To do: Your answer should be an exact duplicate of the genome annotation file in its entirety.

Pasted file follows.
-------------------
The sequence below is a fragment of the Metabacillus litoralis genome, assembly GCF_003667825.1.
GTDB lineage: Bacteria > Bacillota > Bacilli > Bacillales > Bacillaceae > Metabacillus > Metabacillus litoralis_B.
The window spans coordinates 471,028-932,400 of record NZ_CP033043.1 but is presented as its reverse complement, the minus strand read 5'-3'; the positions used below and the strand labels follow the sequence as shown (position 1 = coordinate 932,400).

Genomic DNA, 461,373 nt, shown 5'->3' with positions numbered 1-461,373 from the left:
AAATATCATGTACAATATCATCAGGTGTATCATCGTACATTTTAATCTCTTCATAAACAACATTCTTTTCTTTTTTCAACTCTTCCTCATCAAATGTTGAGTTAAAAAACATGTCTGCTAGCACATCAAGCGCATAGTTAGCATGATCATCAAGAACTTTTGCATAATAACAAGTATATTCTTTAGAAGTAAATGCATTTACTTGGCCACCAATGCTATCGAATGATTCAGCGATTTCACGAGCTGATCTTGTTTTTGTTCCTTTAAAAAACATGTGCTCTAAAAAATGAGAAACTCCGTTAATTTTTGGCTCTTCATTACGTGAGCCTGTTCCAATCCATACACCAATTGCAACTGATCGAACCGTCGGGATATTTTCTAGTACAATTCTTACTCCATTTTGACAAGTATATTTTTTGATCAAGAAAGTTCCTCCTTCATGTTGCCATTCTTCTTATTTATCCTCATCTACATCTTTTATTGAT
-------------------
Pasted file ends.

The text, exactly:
The sequence below is a fragment of the Metabacillus litoralis genome, assembly GCF_003667825.1.
GTDB lineage: Bacteria > Bacillota > Bacilli > Bacillales > Bacillaceae > Metabacillus > Metabacillus litoralis_B.
The window spans coordinates 471,028-932,400 of record NZ_CP033043.1 but is presented as its reverse complement, the minus strand read 5'-3'; the positions used below and the strand labels follow the sequence as shown (position 1 = coordinate 932,400).

Genomic DNA, 461,373 nt, shown 5'->3' with positions numbered 1-461,373 from the left:
AAATATCATGTACAATATCATCAGGTGTATCATCGTACATTTTAATCTCTTCATAAACAACATTCTTTTCTTTTTTCAACTCTTCCTCATCAAATGTTGAGTTAAAAAACATGTCTGCTAGCACATCAAGCGCATAGTTAGCATGATCATCAAGAACTTTTGCATAATAACAAGTATATTCTTTAGAAGTAAATGCATTTACTTGGCCACCAATGCTATCGAATGATTCAGCGATTTCACGAGCTGATCTTGTTTTTGTTCCTTTAAAAAACATGTGCTCTAAAAAATGAGAAACTCCGTTAATTTTTGGCTCTTCATTACGTGAGCCTGTTCCAATCCATACACCAATTGCAACTGATCGAACCGTCGGGATATTTTCTAGTACAATTCTTACTCCATTTTGACAAGTATATTTTTTGATCAAGAAAGTTCCTCCTTCATGTTGCCATTCTTCTTATTTATCCTCATCTACATCTTTTATTGAT